North Melbourne’s inability to maintain a lead and hold off surging opponents late in matches has been widely discussed in 2013.
The ‘diabolical’ issue reared its ugly head once again on Sunday, with Adelaide storming back from five goals down midway through the final quarter to snatch an incredible victory – the fourth time North has lost by under one goal in the opening nine rounds.
It’s become a reccurring nightmare for Brad Scott’s men. The Kangaroos have led Hawthorn, Geelong, West Coast and Adelaide by notable margins for significant periods, only to relinquish momentum and the ascendency on each occasion.
Despite being in front for 68 per cent of their gametime – the second best record behind the Hawks – the Roos are 11th on the ladder, with three wins and six losses, and in serious danger of missing out on September action.
The tension evident in the dying stages can be traced back to 2012 too. North Melbourne lost three games by two points against Essendon, West Coast and Port Adelaide. The latter was in a similar mould to the Crows debacle, where North held a 32-point advantage in the final term but were remarkably overrun by the lowly Power.
The “chokers” tag is a painful burden to carry, and North has unfortunately earned it over the past two years. Yet, as football supporters and media, it’s easy to become hysterical in this scenario. Realistically, it isn’t all doom and gloom for the Kangaroos.
Not that long ago, North was regarded as a middle-tier side who were completely incapable of going pound for pound with AFL powerhouses. In 2011, minor premiers Collingwood smashed the Kangaroos by 204 points across two fixtures, while premiers Geelong won the round seven clash by 66 points.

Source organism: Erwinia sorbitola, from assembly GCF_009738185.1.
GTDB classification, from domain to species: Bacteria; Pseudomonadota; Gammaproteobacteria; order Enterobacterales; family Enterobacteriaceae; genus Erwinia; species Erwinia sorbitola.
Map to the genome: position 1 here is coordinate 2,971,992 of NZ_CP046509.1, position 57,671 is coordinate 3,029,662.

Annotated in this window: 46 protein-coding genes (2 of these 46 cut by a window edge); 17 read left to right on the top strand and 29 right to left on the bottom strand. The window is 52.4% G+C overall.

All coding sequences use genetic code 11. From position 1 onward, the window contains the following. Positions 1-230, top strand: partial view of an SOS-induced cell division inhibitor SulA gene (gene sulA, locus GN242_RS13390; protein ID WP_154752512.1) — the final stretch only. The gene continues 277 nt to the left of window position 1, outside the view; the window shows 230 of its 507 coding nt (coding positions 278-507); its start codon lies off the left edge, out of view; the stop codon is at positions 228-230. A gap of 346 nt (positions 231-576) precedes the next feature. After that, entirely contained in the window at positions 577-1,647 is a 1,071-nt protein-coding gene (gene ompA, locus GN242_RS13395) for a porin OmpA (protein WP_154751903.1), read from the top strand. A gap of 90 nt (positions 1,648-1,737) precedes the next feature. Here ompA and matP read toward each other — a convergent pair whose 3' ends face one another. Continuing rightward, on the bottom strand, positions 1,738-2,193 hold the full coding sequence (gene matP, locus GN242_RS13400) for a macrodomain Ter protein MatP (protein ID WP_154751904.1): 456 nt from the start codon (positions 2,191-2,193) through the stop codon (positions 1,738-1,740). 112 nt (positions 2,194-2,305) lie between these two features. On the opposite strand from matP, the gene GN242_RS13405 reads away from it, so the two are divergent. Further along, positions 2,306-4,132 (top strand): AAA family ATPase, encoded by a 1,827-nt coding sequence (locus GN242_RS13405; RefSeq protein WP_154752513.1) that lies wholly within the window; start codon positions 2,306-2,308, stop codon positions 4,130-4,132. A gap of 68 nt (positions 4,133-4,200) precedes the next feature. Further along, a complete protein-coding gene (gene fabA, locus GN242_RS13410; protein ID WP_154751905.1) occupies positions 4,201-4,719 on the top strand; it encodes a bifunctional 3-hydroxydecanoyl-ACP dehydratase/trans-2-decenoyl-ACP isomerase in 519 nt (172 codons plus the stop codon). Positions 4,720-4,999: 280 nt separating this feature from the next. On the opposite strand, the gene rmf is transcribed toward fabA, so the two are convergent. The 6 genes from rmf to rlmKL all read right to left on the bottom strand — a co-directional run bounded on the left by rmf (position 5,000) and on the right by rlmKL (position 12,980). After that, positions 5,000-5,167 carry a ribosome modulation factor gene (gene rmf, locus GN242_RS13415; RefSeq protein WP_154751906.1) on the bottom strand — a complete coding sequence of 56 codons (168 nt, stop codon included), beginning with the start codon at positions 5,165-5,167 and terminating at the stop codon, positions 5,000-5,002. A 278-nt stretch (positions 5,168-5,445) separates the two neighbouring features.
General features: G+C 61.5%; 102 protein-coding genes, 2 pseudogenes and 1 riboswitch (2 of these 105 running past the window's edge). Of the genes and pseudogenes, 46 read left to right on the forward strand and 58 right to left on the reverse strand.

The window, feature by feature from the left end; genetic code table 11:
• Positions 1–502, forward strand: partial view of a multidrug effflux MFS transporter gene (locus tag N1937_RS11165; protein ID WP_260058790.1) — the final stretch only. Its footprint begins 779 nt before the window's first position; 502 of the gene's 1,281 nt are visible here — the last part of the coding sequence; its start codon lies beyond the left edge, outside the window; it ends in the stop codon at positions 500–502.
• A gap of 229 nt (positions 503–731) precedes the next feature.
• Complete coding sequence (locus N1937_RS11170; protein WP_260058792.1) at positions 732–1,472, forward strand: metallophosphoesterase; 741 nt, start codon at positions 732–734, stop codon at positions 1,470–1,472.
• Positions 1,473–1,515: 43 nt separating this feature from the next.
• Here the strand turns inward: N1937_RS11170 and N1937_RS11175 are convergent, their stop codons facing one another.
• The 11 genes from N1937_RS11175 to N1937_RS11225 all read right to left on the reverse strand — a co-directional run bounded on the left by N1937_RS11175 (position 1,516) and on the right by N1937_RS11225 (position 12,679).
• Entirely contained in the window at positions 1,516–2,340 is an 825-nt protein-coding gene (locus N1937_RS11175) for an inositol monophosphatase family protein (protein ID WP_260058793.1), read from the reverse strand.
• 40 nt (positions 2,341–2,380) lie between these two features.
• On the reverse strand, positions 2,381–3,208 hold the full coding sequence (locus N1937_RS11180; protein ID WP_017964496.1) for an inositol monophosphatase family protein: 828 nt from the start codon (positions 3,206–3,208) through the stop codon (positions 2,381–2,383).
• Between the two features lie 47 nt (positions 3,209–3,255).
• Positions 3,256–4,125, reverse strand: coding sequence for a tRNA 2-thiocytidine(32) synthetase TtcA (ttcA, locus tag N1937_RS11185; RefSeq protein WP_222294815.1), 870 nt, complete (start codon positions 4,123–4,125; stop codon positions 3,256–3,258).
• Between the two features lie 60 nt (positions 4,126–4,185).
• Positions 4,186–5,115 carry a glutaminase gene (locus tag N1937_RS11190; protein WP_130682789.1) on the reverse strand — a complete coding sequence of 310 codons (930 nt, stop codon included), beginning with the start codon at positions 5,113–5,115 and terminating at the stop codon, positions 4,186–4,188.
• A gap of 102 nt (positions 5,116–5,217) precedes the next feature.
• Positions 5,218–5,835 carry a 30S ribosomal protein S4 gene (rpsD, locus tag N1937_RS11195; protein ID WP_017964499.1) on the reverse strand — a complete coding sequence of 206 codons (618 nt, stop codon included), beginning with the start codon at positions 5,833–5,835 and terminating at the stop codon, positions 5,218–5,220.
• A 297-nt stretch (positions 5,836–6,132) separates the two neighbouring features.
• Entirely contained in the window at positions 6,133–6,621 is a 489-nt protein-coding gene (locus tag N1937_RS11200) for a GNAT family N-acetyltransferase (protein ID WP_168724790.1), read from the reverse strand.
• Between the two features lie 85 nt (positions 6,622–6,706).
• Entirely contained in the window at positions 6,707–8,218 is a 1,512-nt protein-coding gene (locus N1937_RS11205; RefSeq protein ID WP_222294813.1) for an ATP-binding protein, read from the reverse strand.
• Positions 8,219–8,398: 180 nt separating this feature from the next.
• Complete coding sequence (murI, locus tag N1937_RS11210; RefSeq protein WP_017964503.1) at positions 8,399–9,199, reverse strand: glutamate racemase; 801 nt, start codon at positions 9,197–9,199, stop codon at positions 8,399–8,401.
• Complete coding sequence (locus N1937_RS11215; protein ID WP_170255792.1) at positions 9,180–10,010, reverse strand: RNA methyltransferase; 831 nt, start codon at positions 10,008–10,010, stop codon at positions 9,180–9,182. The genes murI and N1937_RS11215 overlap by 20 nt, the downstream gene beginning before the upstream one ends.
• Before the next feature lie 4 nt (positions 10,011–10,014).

The Roos have certainly developed since then, and possess genuine elite weapons – Lindsay Thomas, Scott Thompson, Todd Goldstein, Daniel Wells and Andrew Swallow to name a few. They are not only mixing it with the cream of the AFL crop, they are often outplaying them.
Serious, game-deciding mistakes have been made by North players at crucial times this season, and the team has consequently paid the price.
Shaun Atley’s decision to attack a pack aerially rather than stay down with direct opponent Jared Petrenko, who went on to kick Adelaide’s decisive goal, was critical. The same can be said for experienced campaigner Michael Firrito, who ventured up to the wing in the final seconds rather than protecting the goal-mouth. Both incidents were highlighted on FoxFooty post-match.
Poor structure late in matches, dangerous space afforded to opposition forwards and a lack of composure with and without the ball are major concerns.
They are issues North Melbourne can control. Therefore, they can alter those elements quickly.
Mental scars, on the other hand, will linger.
Until the Kangaroos prove to themselves and hungry opponents that they can handle pressure in a tight match, they will struggle to mount a legitimate finals or premiership assault. But don’t be fooled, they aren’t far away.